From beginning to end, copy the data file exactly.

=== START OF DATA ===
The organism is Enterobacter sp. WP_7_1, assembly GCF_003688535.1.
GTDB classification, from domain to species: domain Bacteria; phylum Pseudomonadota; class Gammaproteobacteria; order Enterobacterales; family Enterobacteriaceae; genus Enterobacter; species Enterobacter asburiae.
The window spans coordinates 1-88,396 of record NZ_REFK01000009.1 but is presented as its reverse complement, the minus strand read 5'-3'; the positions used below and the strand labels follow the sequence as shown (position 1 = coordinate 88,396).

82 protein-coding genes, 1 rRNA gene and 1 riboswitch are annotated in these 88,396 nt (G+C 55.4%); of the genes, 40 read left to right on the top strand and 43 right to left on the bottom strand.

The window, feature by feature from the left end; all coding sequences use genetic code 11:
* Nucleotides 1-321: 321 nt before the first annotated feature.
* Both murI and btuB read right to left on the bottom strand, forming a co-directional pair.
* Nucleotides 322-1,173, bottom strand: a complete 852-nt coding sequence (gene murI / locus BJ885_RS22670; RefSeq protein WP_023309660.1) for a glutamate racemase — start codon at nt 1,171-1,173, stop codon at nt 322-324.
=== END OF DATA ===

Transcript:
The organism is Enterobacter sp. WP_7_1, assembly GCF_003688535.1.
GTDB classification, from domain to species: domain Bacteria; phylum Pseudomonadota; class Gammaproteobacteria; order Enterobacterales; family Enterobacteriaceae; genus Enterobacter; species Enterobacter asburiae.
The window spans coordinates 1-88,396 of record NZ_REFK01000009.1 but is presented as its reverse complement, the minus strand read 5'-3'; the positions used below and the strand labels follow the sequence as shown (position 1 = coordinate 88,396).

82 protein-coding genes, 1 rRNA gene and 1 riboswitch are annotated in these 88,396 nt (G+C 55.4%); of the genes, 40 read left to right on the top strand and 43 right to left on the bottom strand.

The window, feature by feature from the left end; all coding sequences use genetic code 11:
* Nucleotides 1-321: 321 nt before the first annotated feature.
* Both murI and btuB read right to left on the bottom strand, forming a co-directional pair.
* Nucleotides 322-1,173, bottom strand: a complete 852-nt coding sequence (gene murI / locus BJ885_RS22670; RefSeq protein WP_023309660.1) for a glutamate racemase — start codon at nt 1,171-1,173, stop codon at nt 322-324.